#DailyDevotion Wednesday June 7, 2017
“I tried cheering myself with wine, embracing folly—my mind still guiding me with wisdom. I wanted to see what was good for people to do under the heavens during the few days of their lives”
Peter (not real name), my teenage friend lived his life fulfilling the saying in my mother tongue (Ma’diti) “ta nyale bua iyo” which literally means “there is no food and drinks in the grave.” This saying implies that life is only lived here and now, enjoy as much of the life’s pleasures as you can because once you are dead you never will have another opportunity to live. This philosophy isn’t typical of the Ma’di people, it is an ancient one held by the residents of Jerusalem at prophet Isaiah’s time. The Jews then sought pleasures without any regard to the statutes of the LORD, they ate meat and drank wine saying; “Let us eat and drink… for tomorrow we die” (Isaiah 22:13).
Writing to the Corinthians, apostle Paul cautioned them against such a philosophy which views life as only here and now. Paul calls the Corinthians to desist from saying that life is only here and now, “Let us eat and drink, tomorrow we die” (I Corinthians 15:32), saying that there is much to life after death. Influenced by this philosophy, my friend Peter took to all the pleasures of this world within his reach. Wine, women, and inordinate wealth were his daily menu. As a result, Peter didn’t live to celebrate his 25th birthday, he died of liver cirrhosis due to excessive drinking of alcohol. Besides, prior to his death, he had multiple infections since his immunity was weakened by Human Immune Virus (HIV).
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King Solomon, who testified having “became greater than anyone in Jerusalem before” him (Ecclesiastes 2:9) was specially gifted in wisdom by the Almighty God. With his wisdom, Solomon nearly gained everything to satisfy his pleasures. He writes;
I undertook great projects: I built houses for myself and planted vineyards. I made gardens and parks and planted all kinds of fruit trees in them. I made reservoirs to water groves of flourishing trees. I brought male and female slaves and had other slaves who were born in my house. I also owned more herds and flocks than anyone in Jerusalem before me. I amassed silver and gold for myself, and the treasure of kings and provinces. I acquired female singers, and a harem as well—the delights of man’s heart (Ecclesiastes 2:4-8).
Solomon sought for pleasures in all these things, let alone his seven hundred wives and three hundred concubines which he has not mentioned here. Solomon indeed sought after everything his heart longed for, he said; “I denied myself nothing my eyes desired; I refused my heart no pleasure…” With all these enormous gains, Solomon cheered himself with wine, and with folly. Despite all these pleasures, he didn’t get any satisfaction. He concluded; “Yet when I surveyed all that my hands had done and what I had toiled to achieve, everything was meaningless, a chasing after the wind” (Ecclesiastes 2:10-11).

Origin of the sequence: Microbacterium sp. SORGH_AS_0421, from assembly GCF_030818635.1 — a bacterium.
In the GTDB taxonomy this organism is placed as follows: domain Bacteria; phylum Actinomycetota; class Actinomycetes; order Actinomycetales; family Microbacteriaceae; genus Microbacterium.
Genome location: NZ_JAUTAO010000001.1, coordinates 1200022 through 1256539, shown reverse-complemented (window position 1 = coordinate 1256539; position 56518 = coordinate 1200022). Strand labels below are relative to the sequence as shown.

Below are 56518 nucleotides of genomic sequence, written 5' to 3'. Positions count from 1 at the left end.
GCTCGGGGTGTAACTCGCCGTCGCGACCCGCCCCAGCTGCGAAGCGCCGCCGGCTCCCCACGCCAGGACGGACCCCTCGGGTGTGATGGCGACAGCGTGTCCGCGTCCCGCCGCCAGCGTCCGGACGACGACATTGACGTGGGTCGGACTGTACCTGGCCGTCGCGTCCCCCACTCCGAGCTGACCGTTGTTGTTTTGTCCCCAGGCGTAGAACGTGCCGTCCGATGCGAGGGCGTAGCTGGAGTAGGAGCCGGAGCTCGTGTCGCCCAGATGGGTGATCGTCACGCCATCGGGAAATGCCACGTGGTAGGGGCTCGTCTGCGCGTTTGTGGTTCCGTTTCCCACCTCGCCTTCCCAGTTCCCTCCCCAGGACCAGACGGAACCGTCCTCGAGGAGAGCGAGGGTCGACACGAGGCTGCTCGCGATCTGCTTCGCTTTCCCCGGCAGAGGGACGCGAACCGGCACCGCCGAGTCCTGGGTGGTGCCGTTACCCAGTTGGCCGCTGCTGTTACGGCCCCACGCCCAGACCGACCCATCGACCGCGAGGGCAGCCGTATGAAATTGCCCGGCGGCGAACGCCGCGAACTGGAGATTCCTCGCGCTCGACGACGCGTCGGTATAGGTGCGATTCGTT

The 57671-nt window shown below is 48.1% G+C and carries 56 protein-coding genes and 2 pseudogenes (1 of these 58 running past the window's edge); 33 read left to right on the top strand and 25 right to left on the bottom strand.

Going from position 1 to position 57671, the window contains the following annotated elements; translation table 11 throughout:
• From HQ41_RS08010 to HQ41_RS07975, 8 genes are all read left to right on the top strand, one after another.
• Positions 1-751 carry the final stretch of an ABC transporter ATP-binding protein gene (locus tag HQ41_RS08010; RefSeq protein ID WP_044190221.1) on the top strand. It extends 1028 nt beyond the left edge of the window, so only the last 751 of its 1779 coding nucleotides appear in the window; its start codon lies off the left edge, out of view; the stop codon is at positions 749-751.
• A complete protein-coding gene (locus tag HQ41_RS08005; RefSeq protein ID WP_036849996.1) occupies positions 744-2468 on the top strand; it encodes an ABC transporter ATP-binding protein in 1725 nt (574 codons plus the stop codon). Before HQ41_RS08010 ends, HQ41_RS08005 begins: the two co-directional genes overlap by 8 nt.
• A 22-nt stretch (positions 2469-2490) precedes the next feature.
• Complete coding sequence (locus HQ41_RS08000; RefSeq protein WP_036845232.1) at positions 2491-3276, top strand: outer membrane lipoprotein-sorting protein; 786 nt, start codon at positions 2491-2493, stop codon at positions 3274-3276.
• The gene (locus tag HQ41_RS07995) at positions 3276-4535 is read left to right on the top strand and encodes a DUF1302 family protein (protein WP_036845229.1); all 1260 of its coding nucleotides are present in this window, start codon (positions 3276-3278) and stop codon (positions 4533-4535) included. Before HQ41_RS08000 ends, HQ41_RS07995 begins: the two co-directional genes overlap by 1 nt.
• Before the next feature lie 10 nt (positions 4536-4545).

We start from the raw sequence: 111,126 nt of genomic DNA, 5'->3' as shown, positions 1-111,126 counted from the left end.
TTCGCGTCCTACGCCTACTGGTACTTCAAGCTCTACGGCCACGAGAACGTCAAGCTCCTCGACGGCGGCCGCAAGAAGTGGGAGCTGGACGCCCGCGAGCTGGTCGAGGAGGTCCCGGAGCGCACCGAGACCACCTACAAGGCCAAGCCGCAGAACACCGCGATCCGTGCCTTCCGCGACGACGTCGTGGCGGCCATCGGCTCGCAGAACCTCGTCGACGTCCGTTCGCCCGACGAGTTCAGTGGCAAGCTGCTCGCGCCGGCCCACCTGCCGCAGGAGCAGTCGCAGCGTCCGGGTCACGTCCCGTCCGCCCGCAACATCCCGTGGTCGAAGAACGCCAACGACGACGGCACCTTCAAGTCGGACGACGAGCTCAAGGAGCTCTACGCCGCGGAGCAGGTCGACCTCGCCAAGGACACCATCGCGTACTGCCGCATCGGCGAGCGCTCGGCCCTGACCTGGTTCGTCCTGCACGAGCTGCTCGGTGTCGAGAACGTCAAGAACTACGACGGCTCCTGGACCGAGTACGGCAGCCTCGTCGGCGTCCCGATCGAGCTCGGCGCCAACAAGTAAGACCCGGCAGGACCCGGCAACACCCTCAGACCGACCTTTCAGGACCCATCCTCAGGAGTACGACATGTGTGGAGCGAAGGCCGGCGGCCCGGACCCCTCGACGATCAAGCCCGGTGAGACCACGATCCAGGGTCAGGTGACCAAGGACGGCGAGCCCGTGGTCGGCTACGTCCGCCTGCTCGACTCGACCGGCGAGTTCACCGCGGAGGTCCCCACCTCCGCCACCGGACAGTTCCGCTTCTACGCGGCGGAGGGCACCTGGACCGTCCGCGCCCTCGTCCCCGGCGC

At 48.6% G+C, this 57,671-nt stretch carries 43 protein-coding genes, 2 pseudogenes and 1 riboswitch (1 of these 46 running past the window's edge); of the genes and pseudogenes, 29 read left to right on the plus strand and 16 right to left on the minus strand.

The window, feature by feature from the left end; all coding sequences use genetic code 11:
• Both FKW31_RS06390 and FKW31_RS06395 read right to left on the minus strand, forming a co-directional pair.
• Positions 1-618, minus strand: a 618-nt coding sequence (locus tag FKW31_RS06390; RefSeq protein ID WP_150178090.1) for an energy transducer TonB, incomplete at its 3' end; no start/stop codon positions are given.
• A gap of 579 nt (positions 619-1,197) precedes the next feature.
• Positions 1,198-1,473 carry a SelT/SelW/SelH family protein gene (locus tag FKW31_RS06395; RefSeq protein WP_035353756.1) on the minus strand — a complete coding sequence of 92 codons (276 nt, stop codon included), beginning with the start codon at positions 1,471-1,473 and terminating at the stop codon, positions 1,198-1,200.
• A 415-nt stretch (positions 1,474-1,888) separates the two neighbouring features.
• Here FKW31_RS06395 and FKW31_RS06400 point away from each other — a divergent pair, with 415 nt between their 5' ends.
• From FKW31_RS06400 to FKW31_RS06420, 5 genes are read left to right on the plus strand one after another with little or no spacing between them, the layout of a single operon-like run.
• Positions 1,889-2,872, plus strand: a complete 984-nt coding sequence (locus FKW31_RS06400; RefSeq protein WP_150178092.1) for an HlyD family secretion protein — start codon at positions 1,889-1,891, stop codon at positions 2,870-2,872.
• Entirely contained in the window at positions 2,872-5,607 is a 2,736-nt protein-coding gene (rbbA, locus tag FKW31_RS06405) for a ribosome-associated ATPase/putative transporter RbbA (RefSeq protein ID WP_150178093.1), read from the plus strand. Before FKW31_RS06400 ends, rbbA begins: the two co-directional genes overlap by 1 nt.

With his vast experiences, Solomon asks; “What does pleasure accomplish?” (Ecclesiastes 2:2). Pleasures accomplish vanity, you can never have enough of it. There is much more to life than pleasures of this world. As we seek for pleasure, we must do it consciously. In his March 20, 1925 sermon at Westminster Abbey, Frederick L. Donaldson mentions pleasures without conscience among his listed seven social evils. Donaldson said;
“The Seven Social Sins are: Wealth without work. Pleasure without conscience. Knowledge without character. Commerce without morality. Science without humanity. Worship without sacrifice. Politics without principle.”
Whereas it is a good thing to work hard to ensure we don’t live in misery, ultimate satisfaction in life doesn’t come from pleasures even if it is a conscious pleasure, neither does it come from within us. I agree with John Piper in his saying that;
“The really wonderful moments of joy in this world are not the moments of self-satisfaction, but self-forgetfulness. Standing on the edge of the Grand Canyon and contemplating your own greatness is pathological. At such moments we are made for a magnificent joy that comes from outside ourselves.”
We can but only find real meaning, pleasure and joy in God. The Holy Spirit bears in us the fruit of joy (Galatians 5:22), this helps us to live meaningfully even if we lack some material things which are supposedly known to give pleasure. The Holy Spirit also guides us in seeking for pleasure with conscience. We should therefore throw away the philosophy of “eat and drink, tomorrow we die” because “we live under the sun, but our destiny is beyond its rising and setting” (David Jeremiah), our destiny is beyond the grave. In Christ, through Christ and by Christ, we are destined to the glorious kingdom of our God. So, let us not let the pleasures of this world block us from that everlasting pleasure we are destined for.
My prayer is that;
The Lord Jesus “equip you with everything good for doing his will, and he may work in us what is pleasing to him, through Jesus Christ, to whom be glory for ever and ever. Amen!” Rev. J
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Unless otherwise indicated, all scripture quotations are taken from the New International Version (NIV). Rev. Julius Izza Tabi is a pastor in the Anglican Church of Uganda, Ma’di & West Nile Diocese. Julius served as an assistant Chaplain and lecturer at the Arua Campus of the Uganda Christin University. He is currently a candidate of Master of Philosophy in Religion, Society and Global Issues at Det Teologiske Menighetsfakultet alias the Norwegian School of Theology, in Oslo, Norway. He is an author of the Popular Triumphing Over Odds . For pastoral assistance you can contact him here and you can also help to support this site and his ministry by donating here.